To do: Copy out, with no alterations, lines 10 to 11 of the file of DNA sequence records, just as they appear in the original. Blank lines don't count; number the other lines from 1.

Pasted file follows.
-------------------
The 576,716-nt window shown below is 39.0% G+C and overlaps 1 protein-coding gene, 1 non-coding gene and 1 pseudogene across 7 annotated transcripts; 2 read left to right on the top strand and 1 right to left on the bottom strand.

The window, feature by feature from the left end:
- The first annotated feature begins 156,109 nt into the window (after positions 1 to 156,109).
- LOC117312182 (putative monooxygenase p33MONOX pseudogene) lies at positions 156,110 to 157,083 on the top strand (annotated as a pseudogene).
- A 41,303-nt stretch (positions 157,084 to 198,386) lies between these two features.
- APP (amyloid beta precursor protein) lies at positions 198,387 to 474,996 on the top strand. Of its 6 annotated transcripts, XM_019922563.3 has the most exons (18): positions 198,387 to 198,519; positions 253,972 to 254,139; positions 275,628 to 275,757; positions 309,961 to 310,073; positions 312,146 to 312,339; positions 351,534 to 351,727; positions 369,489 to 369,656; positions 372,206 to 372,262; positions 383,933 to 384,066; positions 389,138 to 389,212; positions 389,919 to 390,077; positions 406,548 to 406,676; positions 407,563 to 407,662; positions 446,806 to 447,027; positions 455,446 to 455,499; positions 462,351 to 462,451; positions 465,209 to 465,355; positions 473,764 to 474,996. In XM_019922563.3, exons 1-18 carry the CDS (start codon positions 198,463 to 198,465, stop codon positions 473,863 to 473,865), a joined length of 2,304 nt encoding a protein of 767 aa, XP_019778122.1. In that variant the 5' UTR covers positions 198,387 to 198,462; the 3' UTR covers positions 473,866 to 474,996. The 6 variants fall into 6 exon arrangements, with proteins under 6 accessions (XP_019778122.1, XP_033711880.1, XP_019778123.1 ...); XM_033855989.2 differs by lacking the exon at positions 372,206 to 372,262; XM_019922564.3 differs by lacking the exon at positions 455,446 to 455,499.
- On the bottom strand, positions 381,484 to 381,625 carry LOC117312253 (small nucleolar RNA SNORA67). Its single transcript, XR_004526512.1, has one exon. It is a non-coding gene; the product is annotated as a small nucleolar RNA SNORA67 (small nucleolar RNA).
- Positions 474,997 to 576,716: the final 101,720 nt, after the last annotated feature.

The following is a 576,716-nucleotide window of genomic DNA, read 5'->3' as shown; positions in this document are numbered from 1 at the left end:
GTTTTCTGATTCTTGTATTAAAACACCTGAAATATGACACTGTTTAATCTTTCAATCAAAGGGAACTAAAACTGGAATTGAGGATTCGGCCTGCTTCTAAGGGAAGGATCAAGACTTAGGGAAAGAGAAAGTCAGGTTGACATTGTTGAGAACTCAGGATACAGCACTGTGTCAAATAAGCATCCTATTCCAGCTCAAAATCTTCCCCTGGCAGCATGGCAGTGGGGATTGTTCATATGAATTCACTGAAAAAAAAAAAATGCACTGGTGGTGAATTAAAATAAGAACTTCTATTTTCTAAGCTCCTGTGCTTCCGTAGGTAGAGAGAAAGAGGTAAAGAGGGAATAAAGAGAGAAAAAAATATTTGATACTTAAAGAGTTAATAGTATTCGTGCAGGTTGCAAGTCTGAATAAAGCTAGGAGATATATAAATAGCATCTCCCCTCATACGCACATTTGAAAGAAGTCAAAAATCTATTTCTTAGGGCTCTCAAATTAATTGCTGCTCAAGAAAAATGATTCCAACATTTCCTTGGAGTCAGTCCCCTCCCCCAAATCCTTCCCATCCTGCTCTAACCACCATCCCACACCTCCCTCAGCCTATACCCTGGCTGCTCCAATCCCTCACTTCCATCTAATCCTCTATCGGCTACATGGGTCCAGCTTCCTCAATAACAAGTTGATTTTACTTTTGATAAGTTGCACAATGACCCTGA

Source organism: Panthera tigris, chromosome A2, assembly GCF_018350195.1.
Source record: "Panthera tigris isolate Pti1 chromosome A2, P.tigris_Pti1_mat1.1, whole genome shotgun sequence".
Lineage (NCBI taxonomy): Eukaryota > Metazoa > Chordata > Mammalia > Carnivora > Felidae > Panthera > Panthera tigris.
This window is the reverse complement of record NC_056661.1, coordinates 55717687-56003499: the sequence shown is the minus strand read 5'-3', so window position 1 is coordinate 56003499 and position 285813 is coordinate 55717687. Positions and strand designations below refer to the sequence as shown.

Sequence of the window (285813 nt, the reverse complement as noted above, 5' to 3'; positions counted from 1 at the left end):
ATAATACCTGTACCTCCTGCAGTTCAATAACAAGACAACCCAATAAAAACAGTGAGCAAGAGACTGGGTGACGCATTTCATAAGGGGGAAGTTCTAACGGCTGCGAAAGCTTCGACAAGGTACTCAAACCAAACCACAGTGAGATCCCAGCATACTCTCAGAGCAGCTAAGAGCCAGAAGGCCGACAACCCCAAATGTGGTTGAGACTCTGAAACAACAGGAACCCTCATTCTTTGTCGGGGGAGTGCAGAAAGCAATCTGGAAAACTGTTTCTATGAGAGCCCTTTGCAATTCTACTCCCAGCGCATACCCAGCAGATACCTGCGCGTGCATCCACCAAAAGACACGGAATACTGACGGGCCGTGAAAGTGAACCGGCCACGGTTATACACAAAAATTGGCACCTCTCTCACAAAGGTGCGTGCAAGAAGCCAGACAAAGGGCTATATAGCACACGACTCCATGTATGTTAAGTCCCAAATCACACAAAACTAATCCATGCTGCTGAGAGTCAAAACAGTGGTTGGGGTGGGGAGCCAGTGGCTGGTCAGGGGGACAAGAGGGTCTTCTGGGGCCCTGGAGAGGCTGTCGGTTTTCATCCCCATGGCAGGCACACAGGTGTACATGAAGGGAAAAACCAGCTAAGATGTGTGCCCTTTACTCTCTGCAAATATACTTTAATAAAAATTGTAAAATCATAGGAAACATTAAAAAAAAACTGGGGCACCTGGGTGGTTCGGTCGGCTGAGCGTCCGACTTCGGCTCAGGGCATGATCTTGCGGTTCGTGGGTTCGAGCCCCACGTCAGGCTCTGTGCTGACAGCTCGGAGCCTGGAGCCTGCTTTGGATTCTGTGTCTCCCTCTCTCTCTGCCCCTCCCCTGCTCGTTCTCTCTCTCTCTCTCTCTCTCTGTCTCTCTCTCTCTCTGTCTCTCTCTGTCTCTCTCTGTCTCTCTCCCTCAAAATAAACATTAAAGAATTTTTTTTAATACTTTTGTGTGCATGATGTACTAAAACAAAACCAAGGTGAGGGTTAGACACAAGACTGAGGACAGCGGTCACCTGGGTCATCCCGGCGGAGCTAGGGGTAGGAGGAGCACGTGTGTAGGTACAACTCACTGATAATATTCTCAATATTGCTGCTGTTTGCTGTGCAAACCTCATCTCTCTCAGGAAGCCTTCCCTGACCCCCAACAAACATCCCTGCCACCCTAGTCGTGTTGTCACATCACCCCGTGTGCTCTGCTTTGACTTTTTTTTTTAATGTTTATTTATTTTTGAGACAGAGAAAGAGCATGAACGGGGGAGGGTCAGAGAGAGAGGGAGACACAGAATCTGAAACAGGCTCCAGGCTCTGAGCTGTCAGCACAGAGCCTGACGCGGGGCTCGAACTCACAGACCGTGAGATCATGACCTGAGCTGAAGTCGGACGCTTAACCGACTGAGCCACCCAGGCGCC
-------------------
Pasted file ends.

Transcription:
GTTTTCTGATTCTTGTATTAAAACACCTGAAATATGACACTGTTTAATCTTTCAATCAAAGGGAACTAAAACTGGAATTGAGGATTCGGCCTGCTTCTAAGGGAAGGATCAAGACTTAGGGAAAGAGAAAGTCAGGTTGACATTGTTGAGAACTCAGGATACAGCACTGTGTCAAATAAGCATCCTATTCCAGCTCAAAATCTTCCCCTGGCAGCATGGCAGTGGGGATTGTTCATATGAATTCACTGAAAAAAAAAAAATGCACTGGTGGTGAATTAAAATAAGAACTTCTATTTTCTAAGCTCCTGTGCTTCCGTAGGTAGAGAGAAAGAGGTAAAGAGGGAATAAAGAGAGAAAAAAATATTTGATACTTAAAGAGTTAATAGTATTCGTGCAGGTTGCAAGTCTGAATAAAGCTAGGAGATATATAAATAGCATCTCCCCTCATACGCACATTTGAAAGAAGTCAAAAATCTATTTCTTAGGGCTCTCAAATTAATTGCTGCTCAAGAAAAATGATTCCAACATTTCCTTGGAGTCAGTCCCCTCCCCCAAATCCTTCCCATCCTGCTCTAACCACCATCCCACACCTCCCTCAGCCTATACCCTGGCTGCTCCAATCCCTCACTTCCATCTAATCCTCTATCGGCTACATGGGTCCAGCTTCCTCAATAACAAGTTGATTTTACTTTTGATAAGTTGCACAATGACCCTGA

Source organism: Panthera tigris, chromosome A2, assembly GCF_018350195.1.